The University of Arizona Library

Historical Record


Operational History

The construction of the USS ARIZONA (BB39), named for the 48th state in the Union, began on March 16, 1914, when the keel was laid. After a year of intense labor, it was launched on June 19, 1915, as the second and last of the PENNSYLVANIA class battleship. The word Arizona comes from the Spanish-Indian term "Arizonac" meaning "few springs."

The launching was a grand affair, and Esther Ross, daughter of an influential pioneer citizen in Prescott, Arizona, was selected to christen the ship. The battleship's commissioning took place on October 16, 1916, under the command of Captain John D. McDonald.

The dimensions of the ship were quite impressive for the time. Its overall length was 608 feet (two American football fields long) with a beam of 97 feet 1 inch. It displaced 31,400 tons with a mean draft of 28 feet 10 inches. The ARIZONA's four shafts were driven by four paired Parsons turbines and 12 Babcock and Wilcox boilers that developed 33,375 horsepower, enabling a top speed of 21 knots. The designed complement was 55 officers and 860 men. The ARIZONA was well-armed for ships of its period. The original armament consisted of 12 14-inch 45-caliber guns; 22 5-inch 5 1-caliber guns; four 3-inch 50-caliber guns; and two 21-inch submerged torpedo tubes. It was protected by 18 inches of armor at its maximum thickness. The ARIZONA and its sister ship PENNSYLVANIA represented a modest improvement of the previous NEVADA-class battleships: "length and displacement were somewhat increased and two additional 14-inch guns were shipped, the main armament now being arranged in four triple turrets . . . " (Stern 1980:30). The significant change was concentrated in the firepower of the vessel: The ARIZONA's four turrets (labeled No. 1, 2, 3 and 4) each mounted three 14-inch naval guns.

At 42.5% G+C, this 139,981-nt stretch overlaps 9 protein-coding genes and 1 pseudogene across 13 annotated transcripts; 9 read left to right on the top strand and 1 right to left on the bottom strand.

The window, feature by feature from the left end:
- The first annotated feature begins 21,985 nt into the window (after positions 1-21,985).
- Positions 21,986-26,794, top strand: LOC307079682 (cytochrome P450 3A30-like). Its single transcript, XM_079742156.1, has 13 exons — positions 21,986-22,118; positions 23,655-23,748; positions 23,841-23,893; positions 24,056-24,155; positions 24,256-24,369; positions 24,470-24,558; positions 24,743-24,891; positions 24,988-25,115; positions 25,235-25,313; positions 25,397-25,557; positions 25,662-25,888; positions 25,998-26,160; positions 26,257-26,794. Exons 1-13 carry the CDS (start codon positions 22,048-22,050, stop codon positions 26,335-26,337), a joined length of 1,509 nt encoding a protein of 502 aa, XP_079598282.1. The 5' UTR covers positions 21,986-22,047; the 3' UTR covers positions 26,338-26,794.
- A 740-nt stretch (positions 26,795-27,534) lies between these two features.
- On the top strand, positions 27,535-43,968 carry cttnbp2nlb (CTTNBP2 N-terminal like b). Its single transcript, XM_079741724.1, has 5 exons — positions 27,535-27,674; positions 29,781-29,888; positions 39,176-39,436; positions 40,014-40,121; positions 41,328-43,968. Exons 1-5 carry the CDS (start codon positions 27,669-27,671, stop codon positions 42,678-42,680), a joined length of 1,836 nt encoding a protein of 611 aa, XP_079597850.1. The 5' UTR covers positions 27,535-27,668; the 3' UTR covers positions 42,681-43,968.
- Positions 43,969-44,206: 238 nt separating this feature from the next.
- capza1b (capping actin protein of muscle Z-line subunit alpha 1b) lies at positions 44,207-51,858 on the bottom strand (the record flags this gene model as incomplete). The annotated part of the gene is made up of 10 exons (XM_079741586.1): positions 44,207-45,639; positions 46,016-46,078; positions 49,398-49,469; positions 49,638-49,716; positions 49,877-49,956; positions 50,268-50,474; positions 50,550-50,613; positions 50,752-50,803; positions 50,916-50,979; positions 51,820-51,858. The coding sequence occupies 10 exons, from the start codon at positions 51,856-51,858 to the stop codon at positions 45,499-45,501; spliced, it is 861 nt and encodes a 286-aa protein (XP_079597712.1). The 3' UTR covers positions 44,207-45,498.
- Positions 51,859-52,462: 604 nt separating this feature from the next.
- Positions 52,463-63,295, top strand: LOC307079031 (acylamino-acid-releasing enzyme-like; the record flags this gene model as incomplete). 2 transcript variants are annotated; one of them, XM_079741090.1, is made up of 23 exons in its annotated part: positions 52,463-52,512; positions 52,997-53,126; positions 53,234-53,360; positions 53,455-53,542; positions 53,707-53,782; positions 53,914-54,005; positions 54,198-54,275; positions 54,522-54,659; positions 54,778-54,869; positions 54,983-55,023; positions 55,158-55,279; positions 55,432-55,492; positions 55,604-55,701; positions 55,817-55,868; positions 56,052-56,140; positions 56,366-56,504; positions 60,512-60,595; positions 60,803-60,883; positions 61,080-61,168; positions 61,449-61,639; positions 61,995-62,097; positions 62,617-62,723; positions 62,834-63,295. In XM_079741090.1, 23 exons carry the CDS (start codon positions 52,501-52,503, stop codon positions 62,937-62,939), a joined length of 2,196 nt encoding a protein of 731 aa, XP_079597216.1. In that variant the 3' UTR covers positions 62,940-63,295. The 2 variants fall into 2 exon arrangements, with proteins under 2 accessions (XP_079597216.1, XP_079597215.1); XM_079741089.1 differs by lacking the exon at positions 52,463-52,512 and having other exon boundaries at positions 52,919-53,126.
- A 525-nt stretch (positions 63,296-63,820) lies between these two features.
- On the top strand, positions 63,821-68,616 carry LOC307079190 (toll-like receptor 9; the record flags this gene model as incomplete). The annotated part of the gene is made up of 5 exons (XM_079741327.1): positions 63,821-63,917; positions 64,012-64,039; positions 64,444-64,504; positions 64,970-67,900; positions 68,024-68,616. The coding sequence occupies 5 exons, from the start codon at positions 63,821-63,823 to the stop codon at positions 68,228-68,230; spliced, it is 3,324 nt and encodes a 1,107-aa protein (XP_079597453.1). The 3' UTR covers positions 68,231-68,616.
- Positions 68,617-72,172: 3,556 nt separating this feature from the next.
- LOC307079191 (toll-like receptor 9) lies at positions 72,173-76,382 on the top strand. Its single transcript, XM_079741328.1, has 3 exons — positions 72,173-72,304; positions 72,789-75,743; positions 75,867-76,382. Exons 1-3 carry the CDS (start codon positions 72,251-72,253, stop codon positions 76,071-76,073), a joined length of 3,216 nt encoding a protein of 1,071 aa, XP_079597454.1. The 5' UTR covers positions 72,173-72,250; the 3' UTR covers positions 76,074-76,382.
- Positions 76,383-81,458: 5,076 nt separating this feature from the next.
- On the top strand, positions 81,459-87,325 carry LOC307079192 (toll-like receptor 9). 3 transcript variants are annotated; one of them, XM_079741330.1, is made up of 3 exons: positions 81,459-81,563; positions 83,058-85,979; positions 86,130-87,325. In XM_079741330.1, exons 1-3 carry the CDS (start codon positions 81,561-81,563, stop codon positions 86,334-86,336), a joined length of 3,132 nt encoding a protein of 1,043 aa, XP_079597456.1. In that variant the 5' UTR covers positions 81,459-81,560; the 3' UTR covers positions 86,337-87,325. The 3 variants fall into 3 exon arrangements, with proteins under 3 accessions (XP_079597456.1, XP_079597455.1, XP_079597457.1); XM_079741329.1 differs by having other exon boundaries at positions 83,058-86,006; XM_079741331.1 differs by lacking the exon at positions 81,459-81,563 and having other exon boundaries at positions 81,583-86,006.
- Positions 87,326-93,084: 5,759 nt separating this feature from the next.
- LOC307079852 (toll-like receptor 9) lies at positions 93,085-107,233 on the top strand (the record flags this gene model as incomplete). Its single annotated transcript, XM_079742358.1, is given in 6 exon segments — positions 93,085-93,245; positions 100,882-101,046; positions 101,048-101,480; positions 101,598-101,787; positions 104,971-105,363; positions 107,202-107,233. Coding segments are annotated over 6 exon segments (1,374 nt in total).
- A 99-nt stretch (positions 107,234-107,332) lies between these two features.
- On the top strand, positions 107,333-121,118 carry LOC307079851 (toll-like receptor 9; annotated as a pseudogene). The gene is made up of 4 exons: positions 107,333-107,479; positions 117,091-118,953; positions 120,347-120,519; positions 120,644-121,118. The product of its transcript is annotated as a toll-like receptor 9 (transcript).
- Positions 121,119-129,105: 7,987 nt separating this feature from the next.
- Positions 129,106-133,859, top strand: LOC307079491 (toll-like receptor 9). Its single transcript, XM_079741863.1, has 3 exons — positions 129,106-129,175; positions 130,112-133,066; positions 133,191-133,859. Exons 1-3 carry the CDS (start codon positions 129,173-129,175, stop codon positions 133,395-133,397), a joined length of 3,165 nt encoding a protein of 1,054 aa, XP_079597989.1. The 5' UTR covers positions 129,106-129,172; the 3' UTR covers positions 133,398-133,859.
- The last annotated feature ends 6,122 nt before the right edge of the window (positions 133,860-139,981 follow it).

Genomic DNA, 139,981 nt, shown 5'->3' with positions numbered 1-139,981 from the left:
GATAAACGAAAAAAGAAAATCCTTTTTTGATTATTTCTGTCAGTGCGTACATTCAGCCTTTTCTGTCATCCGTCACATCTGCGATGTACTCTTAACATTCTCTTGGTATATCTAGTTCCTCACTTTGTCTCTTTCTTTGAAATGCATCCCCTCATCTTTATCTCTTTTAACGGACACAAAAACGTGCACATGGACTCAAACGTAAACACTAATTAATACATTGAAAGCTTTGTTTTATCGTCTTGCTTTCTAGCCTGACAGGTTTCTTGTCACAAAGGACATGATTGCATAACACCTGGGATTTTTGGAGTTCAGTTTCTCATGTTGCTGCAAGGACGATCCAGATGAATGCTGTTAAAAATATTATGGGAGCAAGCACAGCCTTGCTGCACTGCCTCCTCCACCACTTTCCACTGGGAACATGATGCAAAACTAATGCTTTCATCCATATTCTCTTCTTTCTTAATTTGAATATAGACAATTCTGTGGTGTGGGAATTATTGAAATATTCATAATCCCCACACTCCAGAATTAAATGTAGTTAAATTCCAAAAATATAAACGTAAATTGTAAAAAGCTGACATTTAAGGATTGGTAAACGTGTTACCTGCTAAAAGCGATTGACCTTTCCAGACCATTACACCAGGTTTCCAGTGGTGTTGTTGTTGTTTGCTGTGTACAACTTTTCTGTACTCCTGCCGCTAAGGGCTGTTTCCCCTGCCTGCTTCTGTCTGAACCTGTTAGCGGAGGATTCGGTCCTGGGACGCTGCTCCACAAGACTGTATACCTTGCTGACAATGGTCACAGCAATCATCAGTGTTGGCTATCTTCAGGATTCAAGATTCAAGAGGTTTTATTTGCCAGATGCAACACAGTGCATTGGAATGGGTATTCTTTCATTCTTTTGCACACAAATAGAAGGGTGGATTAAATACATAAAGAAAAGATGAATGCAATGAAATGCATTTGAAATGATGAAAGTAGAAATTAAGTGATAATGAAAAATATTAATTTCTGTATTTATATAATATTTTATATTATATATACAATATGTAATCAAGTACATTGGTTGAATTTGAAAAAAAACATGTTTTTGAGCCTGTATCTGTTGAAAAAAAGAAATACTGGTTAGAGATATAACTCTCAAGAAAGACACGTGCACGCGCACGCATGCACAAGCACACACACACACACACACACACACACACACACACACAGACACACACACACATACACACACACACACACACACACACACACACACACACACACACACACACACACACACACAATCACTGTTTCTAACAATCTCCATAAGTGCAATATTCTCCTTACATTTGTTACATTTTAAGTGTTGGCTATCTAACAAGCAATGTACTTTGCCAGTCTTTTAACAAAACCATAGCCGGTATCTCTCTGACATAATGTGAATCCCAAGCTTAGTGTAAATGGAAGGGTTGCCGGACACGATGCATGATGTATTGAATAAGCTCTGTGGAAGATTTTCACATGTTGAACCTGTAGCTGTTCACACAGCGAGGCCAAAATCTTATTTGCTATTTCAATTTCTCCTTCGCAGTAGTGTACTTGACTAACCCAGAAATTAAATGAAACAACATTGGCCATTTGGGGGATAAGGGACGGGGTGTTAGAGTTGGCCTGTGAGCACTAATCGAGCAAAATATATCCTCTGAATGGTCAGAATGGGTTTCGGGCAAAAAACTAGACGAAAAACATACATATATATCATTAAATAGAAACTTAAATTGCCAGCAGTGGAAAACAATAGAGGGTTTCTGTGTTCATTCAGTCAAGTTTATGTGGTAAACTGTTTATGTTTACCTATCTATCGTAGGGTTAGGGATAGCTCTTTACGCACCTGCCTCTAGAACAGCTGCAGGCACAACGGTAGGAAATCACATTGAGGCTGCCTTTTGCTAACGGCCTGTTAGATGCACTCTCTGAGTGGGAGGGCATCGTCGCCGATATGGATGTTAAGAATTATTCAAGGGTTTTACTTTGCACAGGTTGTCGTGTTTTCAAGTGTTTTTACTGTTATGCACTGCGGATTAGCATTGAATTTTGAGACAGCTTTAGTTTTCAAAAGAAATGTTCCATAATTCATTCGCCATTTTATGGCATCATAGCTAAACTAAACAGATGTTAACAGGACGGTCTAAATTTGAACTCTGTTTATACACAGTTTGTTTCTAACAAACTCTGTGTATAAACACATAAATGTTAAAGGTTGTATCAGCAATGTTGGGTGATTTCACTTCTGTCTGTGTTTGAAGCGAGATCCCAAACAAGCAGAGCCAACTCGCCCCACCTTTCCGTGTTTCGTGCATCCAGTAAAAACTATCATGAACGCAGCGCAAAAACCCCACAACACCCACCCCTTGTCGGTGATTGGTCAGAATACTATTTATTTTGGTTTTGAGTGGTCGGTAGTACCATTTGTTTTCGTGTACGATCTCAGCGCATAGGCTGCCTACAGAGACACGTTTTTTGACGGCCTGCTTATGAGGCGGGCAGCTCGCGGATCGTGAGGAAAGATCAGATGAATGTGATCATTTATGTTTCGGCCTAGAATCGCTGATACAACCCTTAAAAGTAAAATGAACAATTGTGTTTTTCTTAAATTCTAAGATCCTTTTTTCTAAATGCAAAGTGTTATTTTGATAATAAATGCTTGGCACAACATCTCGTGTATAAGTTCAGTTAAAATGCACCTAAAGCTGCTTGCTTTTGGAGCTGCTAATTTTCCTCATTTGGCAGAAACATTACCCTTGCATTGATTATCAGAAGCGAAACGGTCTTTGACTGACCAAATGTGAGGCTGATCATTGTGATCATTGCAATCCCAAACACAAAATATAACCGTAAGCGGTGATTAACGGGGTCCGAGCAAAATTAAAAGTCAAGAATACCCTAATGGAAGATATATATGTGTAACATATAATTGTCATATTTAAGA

On Nov. 16, 1916, the ARIZONA departed on its shakedown cruise and training off the Virginia Capes, Newport and Guantanamo Bay, Cuba. Two months later it returned to Norfolk, Virginia to conduct test-firing of its guns and torpedo-defense exercises. On December 24 it entered the New York Naval Shipyard for a post-shakedown overhaul, completed by April 3, 1917.

While in New York, the ARIZONA received orders to join Battleship Division 8 at Norfolk, which was to be its home port through World War I while it served as a gunnery training vessel. Due to the scarcity of fuel oil in the European theater, the ARIZONA (an oil burner) was deployed in American home waters to patrol the East Coast. When the Armistice was signed, it sailed for Portsmouth, England to operate with the British Grand Fleet.

A month later the new battleship was ordered to rendezvous with the transport GEORGE WASHINGTON that was carrying President Woodrow Wilson to the Paris Peace Conference. President Wilson carried a bold proposal intended to ensure a lasting world peace. In his outline for world cooperation, Wilson proposed 14 points to act as guidelines for a peace without victory and a new world body called the League of Nations. The ARIZONA would act as honor escort for the voyage to Brest, France. The President and his plan arrived in good order on December 13, 1918, but the failure of nations to grasp Wilson's ideals lead to World War 11 -- and the violent destruction of the honor escort USS ARIZONA -- 23 years later.

Later that month the ARIZONA returned to the United States carrying 238 doughboys home for Christmas. Celebrating the war's end, the ship passed in review in New York Harbor before Secretary of the Navy Josephus Daniels. After the parties and parades had faded, the ship continued to its home port of Norfolk.